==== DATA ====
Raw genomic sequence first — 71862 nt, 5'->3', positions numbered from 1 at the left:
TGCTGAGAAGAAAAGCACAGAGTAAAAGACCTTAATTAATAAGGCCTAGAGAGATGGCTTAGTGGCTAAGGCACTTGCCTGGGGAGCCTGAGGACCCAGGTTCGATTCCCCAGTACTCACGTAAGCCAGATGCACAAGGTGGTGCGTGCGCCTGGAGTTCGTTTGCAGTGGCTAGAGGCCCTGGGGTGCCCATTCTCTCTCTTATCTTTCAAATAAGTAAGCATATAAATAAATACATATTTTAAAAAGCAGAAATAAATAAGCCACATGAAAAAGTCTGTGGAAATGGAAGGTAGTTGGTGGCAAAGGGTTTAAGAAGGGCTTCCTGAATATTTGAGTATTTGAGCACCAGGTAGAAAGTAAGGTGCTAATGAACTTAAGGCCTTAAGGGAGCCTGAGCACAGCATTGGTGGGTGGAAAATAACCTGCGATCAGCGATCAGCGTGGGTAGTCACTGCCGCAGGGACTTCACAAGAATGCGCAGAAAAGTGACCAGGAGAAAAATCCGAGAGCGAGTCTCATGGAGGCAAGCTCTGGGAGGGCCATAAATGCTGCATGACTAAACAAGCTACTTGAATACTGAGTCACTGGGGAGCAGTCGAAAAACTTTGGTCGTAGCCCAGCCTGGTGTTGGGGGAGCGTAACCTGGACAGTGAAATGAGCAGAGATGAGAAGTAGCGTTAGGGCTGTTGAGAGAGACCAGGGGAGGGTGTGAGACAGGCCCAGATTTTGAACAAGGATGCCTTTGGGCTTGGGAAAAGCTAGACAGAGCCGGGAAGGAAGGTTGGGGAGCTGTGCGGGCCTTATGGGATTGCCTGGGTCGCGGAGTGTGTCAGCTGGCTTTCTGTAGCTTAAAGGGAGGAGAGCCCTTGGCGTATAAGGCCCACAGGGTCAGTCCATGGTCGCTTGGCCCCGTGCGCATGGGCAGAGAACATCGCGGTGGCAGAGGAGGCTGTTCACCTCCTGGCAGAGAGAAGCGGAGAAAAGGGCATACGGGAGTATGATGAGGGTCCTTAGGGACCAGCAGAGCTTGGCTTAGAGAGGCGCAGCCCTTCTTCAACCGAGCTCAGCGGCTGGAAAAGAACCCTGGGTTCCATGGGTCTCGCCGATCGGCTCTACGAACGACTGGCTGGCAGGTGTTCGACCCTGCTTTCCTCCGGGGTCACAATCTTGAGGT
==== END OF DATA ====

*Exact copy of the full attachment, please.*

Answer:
Raw genomic sequence first — 71862 nt, 5'->3', positions numbered from 1 at the left:
TGCTGAGAAGAAAAGCACAGAGTAAAAGACCTTAATTAATAAGGCCTAGAGAGATGGCTTAGTGGCTAAGGCACTTGCCTGGGGAGCCTGAGGACCCAGGTTCGATTCCCCAGTACTCACGTAAGCCAGATGCACAAGGTGGTGCGTGCGCCTGGAGTTCGTTTGCAGTGGCTAGAGGCCCTGGGGTGCCCATTCTCTCTCTTATCTTTCAAATAAGTAAGCATATAAATAAATACATATTTTAAAAAGCAGAAATAAATAAGCCACATGAAAAAGTCTGTGGAAATGGAAGGTAGTTGGTGGCAAAGGGTTTAAGAAGGGCTTCCTGAATATTTGAGTATTTGAGCACCAGGTAGAAAGTAAGGTGCTAATGAACTTAAGGCCTTAAGGGAGCCTGAGCACAGCATTGGTGGGTGGAAAATAACCTGCGATCAGCGATCAGCGTGGGTAGTCACTGCCGCAGGGACTTCACAAGAATGCGCAGAAAAGTGACCAGGAGAAAAATCCGAGAGCGAGTCTCATGGAGGCAAGCTCTGGGAGGGCCATAAATGCTGCATGACTAAACAAGCTACTTGAATACTGAGTCACTGGGGAGCAGTCGAAAAACTTTGGTCGTAGCCCAGCCTGGTGTTGGGGGAGCGTAACCTGGACAGTGAAATGAGCAGAGATGAGAAGTAGCGTTAGGGCTGTTGAGAGAGACCAGGGGAGGGTGTGAGACAGGCCCAGATTTTGAACAAGGATGCCTTTGGGCTTGGGAAAAGCTAGACAGAGCCGGGAAGGAAGGTTGGGGAGCTGTGCGGGCCTTATGGGATTGCCTGGGTCGCGGAGTGTGTCAGCTGGCTTTCTGTAGCTTAAAGGGAGGAGAGCCCTTGGCGTATAAGGCCCACAGGGTCAGTCCATGGTCGCTTGGCCCCGTGCGCATGGGCAGAGAACATCGCGGTGGCAGAGGAGGCTGTTCACCTCCTGGCAGAGAGAAGCGGAGAAAAGGGCATACGGGAGTATGATGAGGGTCCTTAGGGACCAGCAGAGCTTGGCTTAGAGAGGCGCAGCCCTTCTTCAACCGAGCTCAGCGGCTGGAAAAGAACCCTGGGTTCCATGGGTCTCGCCGATCGGCTCTACGAACGACTGGCTGGCAGGTGTTCGACCCTGCTTTCCTCCGGGGTCACAATCTTGAGGT